Thus, the general principle relating to civil services has been laid down under Article 310 of the Constitution to the effect that government servants hold office during the pleasure of the government and Article 311 imposes restrictions on the privilege of dismissal at the pleasure in the form of safeguards.
Persons Entitled To Safeguard:
 Constitutional safeguards provided under Article 311 are not available to all the government servants. The constitution bench of the Supreme Court in S.L. Agarwal (Dr.) v. General Manager, Hindustan Steel Limited[3], generally considered as to who are the persons entitled to the protection of Article 311. The Court identified the following persons:
(1)   Persons who are members of:
(a)    A civil service of the union; or
(b)   An All India Service; or
(c)    A civil service of a State; or
(2)   Hold a civil post under the Union or State.
Supreme Court in State of Assam v. Kanak Chandra Dutta[4] laid down that civil post in Clause (1) means a post not connected with the defence services and outside the regular civil services.   Further, in Parshottam Lal Dhingra v. Union of India[5], the Supreme Court of India has held that under Article 311 the safeguards are applicable to both permanent and temporary servants.

Constitutional Safeguards Available To the Civil Servants:
There are two constitutional safeguards provided under Article 311 of the Indian Constitution. They are as follows:
1.            Clause (1) of Article 311 addresses itself to the authority who can impose any of the punishments of dismissal or removal. According to this, no order of dismissal or removal can be made by an authority subordinate to the appointing authority. But if the removing authority is of the same or co-ordinate rank or grade as the appointing authority then, dismissal or removal by such authority is valid.[6]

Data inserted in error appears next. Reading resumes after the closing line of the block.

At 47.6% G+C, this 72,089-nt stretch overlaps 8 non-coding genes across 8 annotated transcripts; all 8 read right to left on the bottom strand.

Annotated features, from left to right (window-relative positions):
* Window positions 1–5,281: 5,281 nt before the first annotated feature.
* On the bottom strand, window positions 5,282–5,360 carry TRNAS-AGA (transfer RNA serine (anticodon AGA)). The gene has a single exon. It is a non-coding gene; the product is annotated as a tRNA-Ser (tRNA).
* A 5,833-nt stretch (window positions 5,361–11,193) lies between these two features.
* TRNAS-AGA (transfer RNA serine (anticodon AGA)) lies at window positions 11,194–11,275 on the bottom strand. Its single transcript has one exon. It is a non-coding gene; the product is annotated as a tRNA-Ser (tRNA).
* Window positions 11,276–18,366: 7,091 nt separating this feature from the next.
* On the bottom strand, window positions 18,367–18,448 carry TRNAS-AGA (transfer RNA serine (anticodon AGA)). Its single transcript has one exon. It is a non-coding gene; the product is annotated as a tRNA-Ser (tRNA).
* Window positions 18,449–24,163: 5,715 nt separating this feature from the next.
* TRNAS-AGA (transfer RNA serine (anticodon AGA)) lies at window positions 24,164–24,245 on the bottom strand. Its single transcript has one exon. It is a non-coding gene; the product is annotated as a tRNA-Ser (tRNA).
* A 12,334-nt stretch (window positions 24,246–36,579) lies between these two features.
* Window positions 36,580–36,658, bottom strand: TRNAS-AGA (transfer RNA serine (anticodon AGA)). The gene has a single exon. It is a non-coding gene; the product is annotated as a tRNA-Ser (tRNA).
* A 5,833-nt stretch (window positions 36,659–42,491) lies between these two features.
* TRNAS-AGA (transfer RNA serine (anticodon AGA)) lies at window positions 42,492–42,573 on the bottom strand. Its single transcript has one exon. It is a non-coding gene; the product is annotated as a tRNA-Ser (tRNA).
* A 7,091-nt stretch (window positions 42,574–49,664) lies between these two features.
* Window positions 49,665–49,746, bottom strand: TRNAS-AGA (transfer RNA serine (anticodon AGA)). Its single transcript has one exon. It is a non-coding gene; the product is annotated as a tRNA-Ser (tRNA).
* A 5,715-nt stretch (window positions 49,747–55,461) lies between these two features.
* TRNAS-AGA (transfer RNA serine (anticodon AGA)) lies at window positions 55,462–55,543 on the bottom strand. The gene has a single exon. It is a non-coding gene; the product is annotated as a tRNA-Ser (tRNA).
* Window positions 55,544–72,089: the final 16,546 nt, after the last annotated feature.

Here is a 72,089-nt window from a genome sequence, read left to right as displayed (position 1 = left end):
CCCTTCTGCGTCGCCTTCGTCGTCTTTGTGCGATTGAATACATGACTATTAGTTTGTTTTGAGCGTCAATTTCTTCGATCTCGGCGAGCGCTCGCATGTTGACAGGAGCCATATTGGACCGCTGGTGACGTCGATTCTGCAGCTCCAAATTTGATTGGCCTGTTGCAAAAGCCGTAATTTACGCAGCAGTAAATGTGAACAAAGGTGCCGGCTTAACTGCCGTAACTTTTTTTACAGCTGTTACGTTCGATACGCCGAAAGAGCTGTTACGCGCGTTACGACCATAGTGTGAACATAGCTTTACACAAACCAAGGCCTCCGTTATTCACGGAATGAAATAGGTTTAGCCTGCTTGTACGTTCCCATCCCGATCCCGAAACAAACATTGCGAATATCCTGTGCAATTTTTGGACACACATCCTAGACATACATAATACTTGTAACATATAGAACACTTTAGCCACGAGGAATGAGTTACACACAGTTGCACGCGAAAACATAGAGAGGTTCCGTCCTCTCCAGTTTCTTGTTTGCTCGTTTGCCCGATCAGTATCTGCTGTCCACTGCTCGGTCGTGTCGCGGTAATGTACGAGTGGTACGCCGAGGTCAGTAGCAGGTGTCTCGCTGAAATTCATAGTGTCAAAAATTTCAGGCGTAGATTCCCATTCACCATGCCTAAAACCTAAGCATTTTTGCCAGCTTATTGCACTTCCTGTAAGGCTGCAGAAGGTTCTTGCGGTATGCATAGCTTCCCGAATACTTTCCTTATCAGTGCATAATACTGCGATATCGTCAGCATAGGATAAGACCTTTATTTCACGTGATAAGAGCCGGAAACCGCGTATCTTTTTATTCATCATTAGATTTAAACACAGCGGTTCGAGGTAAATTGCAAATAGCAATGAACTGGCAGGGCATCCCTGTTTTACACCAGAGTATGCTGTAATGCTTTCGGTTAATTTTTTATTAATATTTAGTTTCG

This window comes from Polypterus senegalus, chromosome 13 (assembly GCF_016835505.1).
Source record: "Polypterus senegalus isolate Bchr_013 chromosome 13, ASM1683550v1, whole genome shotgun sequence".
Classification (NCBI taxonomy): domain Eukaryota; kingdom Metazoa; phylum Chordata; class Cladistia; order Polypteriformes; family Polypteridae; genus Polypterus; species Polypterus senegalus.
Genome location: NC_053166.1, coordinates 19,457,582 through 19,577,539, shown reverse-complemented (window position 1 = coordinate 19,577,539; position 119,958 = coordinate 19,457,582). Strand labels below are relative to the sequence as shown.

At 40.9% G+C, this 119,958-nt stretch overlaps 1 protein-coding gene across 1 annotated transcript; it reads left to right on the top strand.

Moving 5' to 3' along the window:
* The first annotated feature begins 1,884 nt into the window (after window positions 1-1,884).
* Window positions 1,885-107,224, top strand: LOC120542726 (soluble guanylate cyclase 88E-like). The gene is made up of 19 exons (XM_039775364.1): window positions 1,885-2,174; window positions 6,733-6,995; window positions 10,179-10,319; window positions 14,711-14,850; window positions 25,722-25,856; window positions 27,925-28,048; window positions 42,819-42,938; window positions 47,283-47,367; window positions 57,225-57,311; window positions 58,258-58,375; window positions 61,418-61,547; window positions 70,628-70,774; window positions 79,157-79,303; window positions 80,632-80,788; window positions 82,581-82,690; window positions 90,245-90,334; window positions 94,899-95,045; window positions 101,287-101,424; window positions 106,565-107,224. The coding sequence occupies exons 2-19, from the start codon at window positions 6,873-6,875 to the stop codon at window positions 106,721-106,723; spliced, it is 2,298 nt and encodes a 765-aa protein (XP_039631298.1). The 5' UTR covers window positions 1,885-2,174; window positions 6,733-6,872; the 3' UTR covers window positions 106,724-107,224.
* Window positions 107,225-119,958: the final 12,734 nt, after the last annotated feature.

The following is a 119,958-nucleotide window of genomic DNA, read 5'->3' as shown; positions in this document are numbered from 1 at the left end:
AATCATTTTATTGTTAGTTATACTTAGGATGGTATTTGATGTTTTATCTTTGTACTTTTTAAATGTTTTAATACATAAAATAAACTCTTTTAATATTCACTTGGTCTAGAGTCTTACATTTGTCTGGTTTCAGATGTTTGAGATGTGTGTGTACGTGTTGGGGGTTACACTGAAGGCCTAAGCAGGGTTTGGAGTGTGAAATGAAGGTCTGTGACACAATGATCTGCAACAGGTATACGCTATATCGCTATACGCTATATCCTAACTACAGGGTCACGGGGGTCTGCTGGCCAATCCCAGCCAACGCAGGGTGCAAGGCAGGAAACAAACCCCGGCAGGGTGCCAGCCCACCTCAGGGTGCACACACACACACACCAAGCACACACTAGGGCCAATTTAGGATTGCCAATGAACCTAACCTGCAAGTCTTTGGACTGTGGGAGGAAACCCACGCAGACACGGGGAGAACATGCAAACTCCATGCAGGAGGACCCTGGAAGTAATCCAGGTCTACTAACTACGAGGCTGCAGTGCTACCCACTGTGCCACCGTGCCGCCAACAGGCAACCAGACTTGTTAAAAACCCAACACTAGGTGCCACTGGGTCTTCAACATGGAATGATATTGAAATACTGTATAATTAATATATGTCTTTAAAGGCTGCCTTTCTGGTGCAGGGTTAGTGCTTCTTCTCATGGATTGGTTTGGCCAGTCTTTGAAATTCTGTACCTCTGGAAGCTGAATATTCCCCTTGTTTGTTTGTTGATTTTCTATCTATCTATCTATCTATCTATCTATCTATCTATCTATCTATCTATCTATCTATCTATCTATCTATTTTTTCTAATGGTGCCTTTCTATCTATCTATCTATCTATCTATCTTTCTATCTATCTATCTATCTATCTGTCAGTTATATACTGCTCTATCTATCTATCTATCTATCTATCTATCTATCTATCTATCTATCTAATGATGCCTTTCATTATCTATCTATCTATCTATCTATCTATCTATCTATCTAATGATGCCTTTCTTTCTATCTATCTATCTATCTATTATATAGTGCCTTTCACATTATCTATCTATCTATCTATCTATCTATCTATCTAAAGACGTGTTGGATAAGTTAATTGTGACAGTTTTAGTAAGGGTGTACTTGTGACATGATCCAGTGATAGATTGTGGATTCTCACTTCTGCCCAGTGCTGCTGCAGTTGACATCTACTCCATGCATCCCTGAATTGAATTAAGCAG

2.      Clause (2) of Article 311 provides the procedural essentials to be followed before dismissing, removing or reducing in rank. Article 311(2) mandates the compliance of the Principles of Natural Justice. A civil servant cannot be punished without: (a) holding an enquiry; and (b) informing the civil servant about the charges against him; and (c) giving him a reasonable opportunity of being heard in respect of those charges.

Exceptions to the Safeguards Provided Under Article 311:
The provision to Article 311 (2) provides for certain circumstances in which the procedure envisaged in the substantive part of the clause need not be followed. These are as follows:
(a)    Conviction on Criminal Charge: The Supreme Court has emphasised under Art. 311(2)(a), the disciplinary authority is to regard the conviction of the concerned civil servant as sufficient proof of misconduct on his part. The authority is to decide whether conviction demands the imposition of any penalty and, if so, what penalty. For this purpose, the authority has to take into consideration the judgement of the criminal court, the entire conduct of the civil servant, the gravity of the offense, the impact of the offence on the administration, whether the offence was of a technical or trivial nature, and extenuating circumstances if any.